Live Show Review: Miike Snow at the Fox Theater

Miike Snow :: 04.12.12 :: Fox Theater :: Oakland, CA

Originally published on April 19th, 2012

^ Additional photo gallery images at the above JamBase link.

Miike Snow by Julie Logan

A sold out crowd braved the elements to see Swedish synth rockers Miike Snow last week, crowding into Oakland’s Fox Theaterto escape a very active lightning storm that lit up the Bay Area night. Once inside, people were lulled into a false sense of security after escaping the torrential rainy weather, but this sense of calm was quickly shattered as Miike Snow appeared and started up an indoor electrical storm of their own. People’s excited conversations were immediately cut short as pulsing strobe lights kicked in to illuminate fronts of thick, vision-clouding fog. A thunderous, ground shaking bass note echoed through the venue, and the crowd was swept away by the flowing music that began to cascade down from the front of the room.

For initial clarification, Miike Snow is the collective name of the band and not one of the actual musicians on stage. The group started as an side project collaboration between two established Swedish producers and an American songwriter when they met between jobs. Their colorful, synth-laden songs on their eponymous 2010 debut album became a surprise hit and propelled the band to a lengthy, successful world tour right from the start of their existence. They just released their second album, Happy to You, last month, and Miike Snow is back on the road performing their highly danceable, rhythm heavy tunes, complemented by a remarkably visually engaging stage show.


Miike Snow by Julie Logan

When the band first appeared, they were clad in the attention-grabbing getup of matching golden masks and black jackets. Lead singer Andrew Wyatt presided over his table of effects pedals, which he manipulated to ring in the booming elongated bass line of “Enter the Jokers Lair”. It started off slow, but then bandmates Christian Karlsson and Pontus Winnberg jumped in the mix to add their own bobbing and floating notes that fleshed out the song into a melodic, dynamic piece, complete with floating xylophone solos. Everyone on stage was constantly in motion, toggling new settings on their illuminated center console of knobs, tapping out piano notes, or even strumming thumb piano chords to create beautifully layered songs. A skillful drummer hit out intricate rhythms to keep everything in line, and Karlsson and Winnberg would periodically bang out some beats on the floor tom drums that were scattered about the stage. All of these elements melded together to create the signature Miike Snow sound of catchy rhythm-centric synthesized and layered progressions that kept the audience dancing through the entire set.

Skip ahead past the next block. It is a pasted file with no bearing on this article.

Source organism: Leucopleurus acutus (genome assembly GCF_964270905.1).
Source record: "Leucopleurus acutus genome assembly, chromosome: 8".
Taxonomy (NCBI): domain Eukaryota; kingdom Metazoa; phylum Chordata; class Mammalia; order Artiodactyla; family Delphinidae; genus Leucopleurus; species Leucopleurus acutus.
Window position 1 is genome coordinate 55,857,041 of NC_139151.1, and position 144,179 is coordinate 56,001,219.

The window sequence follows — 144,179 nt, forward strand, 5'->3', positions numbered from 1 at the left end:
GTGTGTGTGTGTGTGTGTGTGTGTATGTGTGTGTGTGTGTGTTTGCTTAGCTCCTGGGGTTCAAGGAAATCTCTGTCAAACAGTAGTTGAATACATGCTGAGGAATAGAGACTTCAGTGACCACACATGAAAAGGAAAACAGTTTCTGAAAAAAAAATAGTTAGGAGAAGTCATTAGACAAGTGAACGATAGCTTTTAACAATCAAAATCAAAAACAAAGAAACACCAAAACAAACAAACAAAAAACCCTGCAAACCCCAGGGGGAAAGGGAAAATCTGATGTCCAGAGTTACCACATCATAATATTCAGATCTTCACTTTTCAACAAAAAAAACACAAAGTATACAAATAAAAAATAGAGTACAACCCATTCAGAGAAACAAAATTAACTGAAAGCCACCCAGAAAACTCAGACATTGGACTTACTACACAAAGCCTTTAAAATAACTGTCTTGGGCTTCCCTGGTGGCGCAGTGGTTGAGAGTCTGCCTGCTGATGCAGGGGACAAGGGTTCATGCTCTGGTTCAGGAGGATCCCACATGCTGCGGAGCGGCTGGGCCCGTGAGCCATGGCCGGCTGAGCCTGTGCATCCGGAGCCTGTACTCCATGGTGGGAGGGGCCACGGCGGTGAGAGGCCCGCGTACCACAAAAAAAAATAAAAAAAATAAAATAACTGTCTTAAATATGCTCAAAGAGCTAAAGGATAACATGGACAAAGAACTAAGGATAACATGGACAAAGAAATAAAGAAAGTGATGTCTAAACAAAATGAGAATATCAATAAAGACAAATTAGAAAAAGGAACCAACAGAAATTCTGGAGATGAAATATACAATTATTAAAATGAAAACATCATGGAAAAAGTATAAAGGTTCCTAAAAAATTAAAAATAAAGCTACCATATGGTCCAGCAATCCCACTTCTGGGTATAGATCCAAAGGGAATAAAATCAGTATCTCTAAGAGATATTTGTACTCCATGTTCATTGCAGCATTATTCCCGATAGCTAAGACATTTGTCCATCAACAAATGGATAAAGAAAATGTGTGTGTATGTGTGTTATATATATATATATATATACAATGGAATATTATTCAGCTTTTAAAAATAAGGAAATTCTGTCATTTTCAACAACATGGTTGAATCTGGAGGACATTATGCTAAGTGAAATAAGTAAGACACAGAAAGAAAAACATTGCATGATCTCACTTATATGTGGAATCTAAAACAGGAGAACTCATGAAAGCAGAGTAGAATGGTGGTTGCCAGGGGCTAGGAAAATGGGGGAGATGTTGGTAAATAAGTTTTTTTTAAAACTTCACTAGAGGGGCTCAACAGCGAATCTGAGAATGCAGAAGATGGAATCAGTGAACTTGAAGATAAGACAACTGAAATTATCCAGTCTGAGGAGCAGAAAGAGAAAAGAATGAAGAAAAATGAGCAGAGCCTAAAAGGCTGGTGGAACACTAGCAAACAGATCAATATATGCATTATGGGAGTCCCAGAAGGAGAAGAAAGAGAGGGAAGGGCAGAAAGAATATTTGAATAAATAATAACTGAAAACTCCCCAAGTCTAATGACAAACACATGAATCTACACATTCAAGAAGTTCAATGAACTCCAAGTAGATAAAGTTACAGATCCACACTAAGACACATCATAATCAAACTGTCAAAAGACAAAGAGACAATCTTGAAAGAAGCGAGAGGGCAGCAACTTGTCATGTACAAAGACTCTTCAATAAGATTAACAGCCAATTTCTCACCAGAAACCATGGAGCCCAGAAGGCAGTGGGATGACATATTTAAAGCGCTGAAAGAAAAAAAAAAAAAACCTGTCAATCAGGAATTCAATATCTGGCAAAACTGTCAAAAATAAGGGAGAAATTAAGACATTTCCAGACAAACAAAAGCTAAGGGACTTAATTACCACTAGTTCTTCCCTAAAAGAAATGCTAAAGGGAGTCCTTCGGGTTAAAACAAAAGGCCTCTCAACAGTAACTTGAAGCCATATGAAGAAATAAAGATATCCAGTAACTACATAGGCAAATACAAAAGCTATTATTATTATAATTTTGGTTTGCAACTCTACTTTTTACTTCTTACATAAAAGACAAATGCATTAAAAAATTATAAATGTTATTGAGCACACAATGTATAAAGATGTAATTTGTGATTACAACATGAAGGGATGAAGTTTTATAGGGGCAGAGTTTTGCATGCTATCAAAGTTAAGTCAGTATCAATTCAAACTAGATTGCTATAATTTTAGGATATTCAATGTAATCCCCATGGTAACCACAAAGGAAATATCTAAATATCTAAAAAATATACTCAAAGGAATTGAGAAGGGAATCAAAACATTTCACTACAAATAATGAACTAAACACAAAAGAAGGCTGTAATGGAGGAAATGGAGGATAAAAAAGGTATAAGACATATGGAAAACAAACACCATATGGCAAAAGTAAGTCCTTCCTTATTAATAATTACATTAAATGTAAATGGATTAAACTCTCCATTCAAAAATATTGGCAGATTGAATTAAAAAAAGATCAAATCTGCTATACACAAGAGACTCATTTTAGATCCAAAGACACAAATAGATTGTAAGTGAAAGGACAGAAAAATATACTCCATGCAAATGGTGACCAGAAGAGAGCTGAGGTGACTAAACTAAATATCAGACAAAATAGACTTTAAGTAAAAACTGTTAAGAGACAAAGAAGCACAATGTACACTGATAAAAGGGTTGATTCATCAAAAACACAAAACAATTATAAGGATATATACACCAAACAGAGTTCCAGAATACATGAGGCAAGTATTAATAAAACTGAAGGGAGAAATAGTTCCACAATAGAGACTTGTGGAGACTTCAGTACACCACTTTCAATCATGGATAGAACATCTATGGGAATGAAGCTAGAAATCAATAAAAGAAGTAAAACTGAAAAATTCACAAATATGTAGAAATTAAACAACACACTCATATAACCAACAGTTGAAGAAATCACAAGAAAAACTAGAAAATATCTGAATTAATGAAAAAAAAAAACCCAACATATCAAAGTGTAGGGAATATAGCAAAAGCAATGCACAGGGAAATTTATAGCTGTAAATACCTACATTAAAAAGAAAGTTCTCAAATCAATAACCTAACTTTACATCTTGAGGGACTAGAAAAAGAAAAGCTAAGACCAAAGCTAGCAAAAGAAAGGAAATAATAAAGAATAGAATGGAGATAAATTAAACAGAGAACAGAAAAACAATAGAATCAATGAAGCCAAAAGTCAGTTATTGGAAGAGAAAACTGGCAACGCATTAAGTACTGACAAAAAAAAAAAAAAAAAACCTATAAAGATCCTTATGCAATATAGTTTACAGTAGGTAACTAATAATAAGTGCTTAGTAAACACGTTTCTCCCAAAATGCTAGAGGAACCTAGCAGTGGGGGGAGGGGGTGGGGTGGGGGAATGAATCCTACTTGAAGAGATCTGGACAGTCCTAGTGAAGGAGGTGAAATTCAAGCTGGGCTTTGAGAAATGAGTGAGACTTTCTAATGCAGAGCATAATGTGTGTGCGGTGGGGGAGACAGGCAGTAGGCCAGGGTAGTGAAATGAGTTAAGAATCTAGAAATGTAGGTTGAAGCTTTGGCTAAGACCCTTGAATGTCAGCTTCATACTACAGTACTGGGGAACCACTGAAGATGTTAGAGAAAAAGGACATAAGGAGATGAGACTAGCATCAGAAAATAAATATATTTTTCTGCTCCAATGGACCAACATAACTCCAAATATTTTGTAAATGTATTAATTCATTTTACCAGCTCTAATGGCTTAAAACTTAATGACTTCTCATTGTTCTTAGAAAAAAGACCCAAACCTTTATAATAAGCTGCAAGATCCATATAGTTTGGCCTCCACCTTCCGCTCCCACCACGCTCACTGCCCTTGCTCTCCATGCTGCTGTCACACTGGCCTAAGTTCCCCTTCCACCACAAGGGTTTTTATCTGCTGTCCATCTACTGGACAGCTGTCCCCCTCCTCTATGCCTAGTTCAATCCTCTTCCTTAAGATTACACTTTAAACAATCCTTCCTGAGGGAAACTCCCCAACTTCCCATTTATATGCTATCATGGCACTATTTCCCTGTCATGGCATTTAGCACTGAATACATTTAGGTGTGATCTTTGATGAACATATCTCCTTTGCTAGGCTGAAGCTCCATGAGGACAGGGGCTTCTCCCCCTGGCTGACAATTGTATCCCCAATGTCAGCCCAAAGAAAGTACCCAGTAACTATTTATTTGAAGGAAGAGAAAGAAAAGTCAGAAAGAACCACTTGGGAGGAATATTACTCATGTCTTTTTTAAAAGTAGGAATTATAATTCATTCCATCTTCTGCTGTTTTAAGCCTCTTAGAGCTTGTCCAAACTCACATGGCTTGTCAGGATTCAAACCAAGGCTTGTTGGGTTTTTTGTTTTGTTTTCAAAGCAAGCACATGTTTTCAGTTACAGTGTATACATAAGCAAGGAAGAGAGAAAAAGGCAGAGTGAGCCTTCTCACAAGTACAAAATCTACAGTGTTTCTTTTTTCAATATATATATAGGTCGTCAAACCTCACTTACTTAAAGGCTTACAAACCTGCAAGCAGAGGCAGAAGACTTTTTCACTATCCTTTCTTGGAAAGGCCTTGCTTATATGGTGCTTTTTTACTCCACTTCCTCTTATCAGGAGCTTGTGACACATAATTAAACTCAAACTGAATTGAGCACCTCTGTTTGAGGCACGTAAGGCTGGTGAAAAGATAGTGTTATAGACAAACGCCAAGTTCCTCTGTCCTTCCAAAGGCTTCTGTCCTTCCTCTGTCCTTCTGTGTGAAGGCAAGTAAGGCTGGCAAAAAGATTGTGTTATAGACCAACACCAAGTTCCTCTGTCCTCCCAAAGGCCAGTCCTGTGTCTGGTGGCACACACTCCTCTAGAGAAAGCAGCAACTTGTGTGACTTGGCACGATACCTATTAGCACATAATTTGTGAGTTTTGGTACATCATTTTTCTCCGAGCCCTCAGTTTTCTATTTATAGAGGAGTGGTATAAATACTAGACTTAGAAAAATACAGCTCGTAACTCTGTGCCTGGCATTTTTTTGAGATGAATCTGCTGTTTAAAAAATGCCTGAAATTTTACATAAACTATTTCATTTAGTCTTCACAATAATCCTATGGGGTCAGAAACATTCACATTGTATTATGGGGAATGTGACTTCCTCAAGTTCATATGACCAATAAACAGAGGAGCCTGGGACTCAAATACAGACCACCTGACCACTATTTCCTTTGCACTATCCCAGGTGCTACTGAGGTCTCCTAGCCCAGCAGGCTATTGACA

So many of Miike Snow’s songs are instant hits, and almost every one they played got a great response from the audience. Wyatt is a very charismatic frontman, and my favorite part of the night was when he skipped to the side of the stage during the grooving instrumental bridge of their new single “Paddling Out” to bust out some fluid and carefree dance moves. Nobody could avoid the happy vibes he was emanating, and the crowd joined in to cast their inhibitions to the wind and surrender to the music. Another great moment was during “Burial”, which had the entire crowd singing along. Bright white spotlights lit up Wyatt as he soulfully sang into the mic, illuminating his long hair and beard and giving him an uncanny Jesus-like appearance.


Miike Snow by Julie Logan

I was surprised at how well all of these songs translated to a live performance, as the uber-smooth melodies and velvety vocals on Miike Snow’s albums give the impression that a lot of studio magic was involved in their creation. Instead of their music falling flat, the band kicked it up a notch and turned many of their basic riffs and hooks into rocking instrumental jams with a larger than life sound. Seeing everyone on stage lock into the collective groove to craft this myriad of sounds was great, and it was obvious that someone who knew what they were doing had planned out the accompanying lighting design. The visuals really fit with the music, and the rotating spotlights that cut through the thick layer of fog sometimes made me feel like I was in the middle of a deep-sea submarine game of flashlight tag. A projector added an additional visual spectacle, as complex geometric shapes unfolded on the back wall behind the band.

The band finished up their set with the piano heavy “Devil’s Work”, but promptly came back out for an encore and ended the night with a bass-centric rendition of their biggest hit “Animal”. The song’s bouncing hook was given a gritty new bass feel, and people let out their last bursts of dancing energy while jumping up and singing along to an expanded version of the popular song. It was a perfect way to end the night.

Miike Snow definitely lived up to the hype surrounding them, and their live show demonstrated why they’ve gained such immediate popularity. The band is headed down to Coachella after this performance, and then continues on another ambitious tour with many dates across the world. Check their upcoming schedule and try to grab tickets early if they come to your town!


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